Often, there is a perception that these newly arrived migrants take away jobs and overload the city infrastructure such as housing or public transport. The issue can be further compounded by prejudices if these migrants are of different races and religion from the existing residents. Till date, immigration issues are still politically sensitive topics in many countries and cities.
c. Divide Between Long-time Residents and Newly Arrived Migrants
With lower birth rates and longer lifespans, the world will see a surge in population from 7 billion today to approximately 11 billion by 2100. Seniors above 60 years old will make up about 28% of total population, double of what it is today. Urban development will have to cater to the needs of the increasingly ageing population in many cities.
These are obvious complex issues that must be attended to, and through numerous government policies. However, thoughtful urban designs can help alleviate some of these problems. For instance, in planning the housing estates, it is a deliberate policy to have some low-cost public housing next to high-end residential areas, so that the rich and the poor stay in proximity, thereby not allowing any concentration of the poor or slums to be formed.
In Singapore, the public housing agency also has an ethnic integration programme, where each public housing block has a specific quota set aside for the minority races based on their proportion in the population. This ensures that the different races live together and learn about one another’s culture and habits, and build greater understanding among the different races. There are also public housing incentives for three-generations to stay next to one another. And in the residential estates, the common areas are equipped with playground facilities for the young, and exercise facilities for the elderly – to encourage different generations to spend time together in the public areas.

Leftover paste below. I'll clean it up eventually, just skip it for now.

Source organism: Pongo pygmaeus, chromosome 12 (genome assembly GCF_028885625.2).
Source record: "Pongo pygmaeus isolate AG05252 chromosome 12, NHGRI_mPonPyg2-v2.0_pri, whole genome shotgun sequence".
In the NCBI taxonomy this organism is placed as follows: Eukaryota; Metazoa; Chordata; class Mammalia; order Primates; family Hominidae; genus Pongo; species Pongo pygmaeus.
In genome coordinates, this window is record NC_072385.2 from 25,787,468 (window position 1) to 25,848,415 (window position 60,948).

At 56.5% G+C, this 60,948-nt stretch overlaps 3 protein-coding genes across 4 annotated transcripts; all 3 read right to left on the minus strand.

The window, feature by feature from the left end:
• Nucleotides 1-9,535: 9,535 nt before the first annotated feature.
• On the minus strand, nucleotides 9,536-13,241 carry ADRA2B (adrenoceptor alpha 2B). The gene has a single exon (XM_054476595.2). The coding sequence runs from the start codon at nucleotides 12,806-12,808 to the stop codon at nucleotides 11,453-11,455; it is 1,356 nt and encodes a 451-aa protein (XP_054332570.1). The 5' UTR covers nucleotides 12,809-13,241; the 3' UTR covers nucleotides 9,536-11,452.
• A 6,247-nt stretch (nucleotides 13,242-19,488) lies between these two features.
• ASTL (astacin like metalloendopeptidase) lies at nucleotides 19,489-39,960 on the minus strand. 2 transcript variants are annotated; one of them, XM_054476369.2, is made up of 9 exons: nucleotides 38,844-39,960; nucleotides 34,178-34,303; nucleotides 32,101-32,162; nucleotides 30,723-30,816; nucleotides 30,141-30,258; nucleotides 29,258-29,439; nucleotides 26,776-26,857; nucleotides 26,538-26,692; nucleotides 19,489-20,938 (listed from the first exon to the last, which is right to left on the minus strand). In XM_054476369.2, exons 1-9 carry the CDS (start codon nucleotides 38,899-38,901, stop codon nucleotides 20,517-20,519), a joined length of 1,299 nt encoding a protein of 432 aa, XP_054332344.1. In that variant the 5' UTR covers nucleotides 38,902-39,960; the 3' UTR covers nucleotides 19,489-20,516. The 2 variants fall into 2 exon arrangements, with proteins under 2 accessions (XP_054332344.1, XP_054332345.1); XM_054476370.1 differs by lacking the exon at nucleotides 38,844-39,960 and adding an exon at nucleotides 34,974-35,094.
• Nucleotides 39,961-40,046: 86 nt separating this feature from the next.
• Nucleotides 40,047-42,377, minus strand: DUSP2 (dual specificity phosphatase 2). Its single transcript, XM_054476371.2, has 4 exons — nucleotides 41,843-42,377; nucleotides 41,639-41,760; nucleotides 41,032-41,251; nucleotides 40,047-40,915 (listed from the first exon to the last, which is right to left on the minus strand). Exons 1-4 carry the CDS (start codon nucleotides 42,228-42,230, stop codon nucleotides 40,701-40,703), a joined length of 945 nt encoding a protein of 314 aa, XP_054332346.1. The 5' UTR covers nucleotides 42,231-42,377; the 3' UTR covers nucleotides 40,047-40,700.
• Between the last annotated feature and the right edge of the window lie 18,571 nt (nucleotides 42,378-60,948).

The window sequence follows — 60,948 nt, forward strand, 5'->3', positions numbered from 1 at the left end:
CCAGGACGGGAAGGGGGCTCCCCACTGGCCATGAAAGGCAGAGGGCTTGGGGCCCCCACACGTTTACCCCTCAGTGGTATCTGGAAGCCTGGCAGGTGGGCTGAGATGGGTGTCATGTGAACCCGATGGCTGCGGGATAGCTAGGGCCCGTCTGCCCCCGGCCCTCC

A Balanced Approach
Finally, the third challenge is about the increasing need to have a balanced approach in urban development as a society matures. People recognise that massive large scale and rapid development may not always be the best way to develop a city. We need to balance economic considerations against the desire to preserve our heritage and to protect our environment.
For heritage preservation, it requires urban planners to be creative and thoughtful in their designs, in selecting what is to be preserved, how old buildings are to be renovated and what new developments can be blended with the older areas to create a new vibrant landscape. For environment sustainability, it requires clever urban designs, leverage on new technologies and changing our habits. This does not mean that heritage must be preserved, and environment must be protected at all costs. Urban development needs to continue, but a careful balance should be struck.
People will continue to migrate from the rural areas to cities and from small cities to global cities – in search of better opportunities. While the fundamentals of urban development, namely, health, safety, connectivity and housing, remain relevant, we need to embrace new technologies, address increasing social divides and take a more balanced approach in our urban planning and development. If we do it well, we would be able to build better cities and shape better lives for all.
This article is co-created by Surbana Jurong Academy.
Perspectives, developed by SJ Academy, is our platform to explore new ways of tackling some of today’s most complex challenges. We draw on ideas and opinions from our staff associates and experts across different businesses. Click here to read more about the Workplace of the Future, Causes of Climate Change, and Water Management.